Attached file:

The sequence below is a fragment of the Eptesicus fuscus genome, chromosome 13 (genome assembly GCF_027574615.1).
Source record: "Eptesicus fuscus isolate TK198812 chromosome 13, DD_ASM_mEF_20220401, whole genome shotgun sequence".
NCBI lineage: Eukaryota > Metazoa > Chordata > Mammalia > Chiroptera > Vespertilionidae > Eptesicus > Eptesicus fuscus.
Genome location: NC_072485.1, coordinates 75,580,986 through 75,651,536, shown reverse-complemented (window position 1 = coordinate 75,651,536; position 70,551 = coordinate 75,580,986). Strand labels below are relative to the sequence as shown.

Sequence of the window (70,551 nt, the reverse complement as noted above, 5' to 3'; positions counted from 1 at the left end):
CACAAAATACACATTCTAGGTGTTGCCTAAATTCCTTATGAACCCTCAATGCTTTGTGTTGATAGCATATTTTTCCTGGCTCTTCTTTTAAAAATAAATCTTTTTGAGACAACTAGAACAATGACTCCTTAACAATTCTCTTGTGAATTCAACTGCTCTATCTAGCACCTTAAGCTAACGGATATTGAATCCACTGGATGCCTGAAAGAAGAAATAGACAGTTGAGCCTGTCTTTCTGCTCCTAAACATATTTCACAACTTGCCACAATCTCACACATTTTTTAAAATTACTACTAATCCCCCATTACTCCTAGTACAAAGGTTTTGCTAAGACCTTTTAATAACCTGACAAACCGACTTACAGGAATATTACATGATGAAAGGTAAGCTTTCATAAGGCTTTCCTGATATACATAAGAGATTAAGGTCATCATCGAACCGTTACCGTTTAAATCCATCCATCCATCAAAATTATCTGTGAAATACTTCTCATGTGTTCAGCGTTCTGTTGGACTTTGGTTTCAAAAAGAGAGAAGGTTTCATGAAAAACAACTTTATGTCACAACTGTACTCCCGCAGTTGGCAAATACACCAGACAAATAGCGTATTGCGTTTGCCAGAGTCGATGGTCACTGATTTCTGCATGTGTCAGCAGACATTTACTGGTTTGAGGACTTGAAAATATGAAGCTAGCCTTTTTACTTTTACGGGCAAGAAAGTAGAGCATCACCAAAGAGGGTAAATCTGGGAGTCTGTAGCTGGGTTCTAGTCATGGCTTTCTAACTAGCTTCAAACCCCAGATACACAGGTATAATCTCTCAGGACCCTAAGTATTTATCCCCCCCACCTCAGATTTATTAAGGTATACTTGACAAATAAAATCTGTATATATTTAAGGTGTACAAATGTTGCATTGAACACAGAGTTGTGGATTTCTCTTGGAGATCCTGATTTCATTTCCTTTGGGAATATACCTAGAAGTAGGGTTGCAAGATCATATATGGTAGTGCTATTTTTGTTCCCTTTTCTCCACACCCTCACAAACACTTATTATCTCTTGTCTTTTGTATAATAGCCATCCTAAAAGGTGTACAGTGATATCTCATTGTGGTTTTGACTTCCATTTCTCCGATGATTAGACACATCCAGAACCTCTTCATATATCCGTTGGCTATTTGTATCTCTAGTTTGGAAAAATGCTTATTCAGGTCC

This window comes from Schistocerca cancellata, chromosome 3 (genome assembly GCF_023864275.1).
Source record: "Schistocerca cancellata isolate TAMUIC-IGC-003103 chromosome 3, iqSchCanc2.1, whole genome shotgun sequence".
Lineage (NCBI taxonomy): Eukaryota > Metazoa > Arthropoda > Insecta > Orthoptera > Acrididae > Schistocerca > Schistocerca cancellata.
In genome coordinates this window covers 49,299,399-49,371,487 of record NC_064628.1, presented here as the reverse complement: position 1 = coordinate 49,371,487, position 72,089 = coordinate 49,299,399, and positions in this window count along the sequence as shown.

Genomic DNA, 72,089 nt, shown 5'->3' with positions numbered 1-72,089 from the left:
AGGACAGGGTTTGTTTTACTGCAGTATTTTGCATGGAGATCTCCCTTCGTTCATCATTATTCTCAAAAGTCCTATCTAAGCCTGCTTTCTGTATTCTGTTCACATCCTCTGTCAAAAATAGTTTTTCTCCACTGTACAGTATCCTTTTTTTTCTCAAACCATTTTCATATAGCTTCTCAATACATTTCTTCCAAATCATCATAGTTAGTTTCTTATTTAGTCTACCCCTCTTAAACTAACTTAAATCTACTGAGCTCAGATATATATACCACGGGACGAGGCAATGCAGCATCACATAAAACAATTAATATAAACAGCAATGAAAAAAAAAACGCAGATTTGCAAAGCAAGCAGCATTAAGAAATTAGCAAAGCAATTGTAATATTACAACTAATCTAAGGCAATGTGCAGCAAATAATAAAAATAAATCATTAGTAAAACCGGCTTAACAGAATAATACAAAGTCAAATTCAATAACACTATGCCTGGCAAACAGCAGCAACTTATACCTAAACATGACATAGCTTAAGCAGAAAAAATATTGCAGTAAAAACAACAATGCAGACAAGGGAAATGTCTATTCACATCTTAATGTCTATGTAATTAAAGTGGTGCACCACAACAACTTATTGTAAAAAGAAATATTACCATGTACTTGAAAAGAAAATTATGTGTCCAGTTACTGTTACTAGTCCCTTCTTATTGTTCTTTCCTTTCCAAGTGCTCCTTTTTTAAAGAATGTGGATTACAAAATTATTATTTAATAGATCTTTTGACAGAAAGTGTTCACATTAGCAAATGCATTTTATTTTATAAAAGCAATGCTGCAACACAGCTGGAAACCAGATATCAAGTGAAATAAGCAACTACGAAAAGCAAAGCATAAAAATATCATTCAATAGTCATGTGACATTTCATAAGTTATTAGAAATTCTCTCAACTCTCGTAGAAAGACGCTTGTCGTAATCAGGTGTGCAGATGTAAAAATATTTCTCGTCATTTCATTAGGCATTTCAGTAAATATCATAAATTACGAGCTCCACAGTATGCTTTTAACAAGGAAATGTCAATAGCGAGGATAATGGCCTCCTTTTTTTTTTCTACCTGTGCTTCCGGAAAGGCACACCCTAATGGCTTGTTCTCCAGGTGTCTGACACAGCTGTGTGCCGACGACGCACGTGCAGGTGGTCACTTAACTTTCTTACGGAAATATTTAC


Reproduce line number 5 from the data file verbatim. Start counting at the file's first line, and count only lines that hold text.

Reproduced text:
Sequence of the window (70,551 nt, the reverse complement as noted above, 5' to 3'; positions counted from 1 at the left end):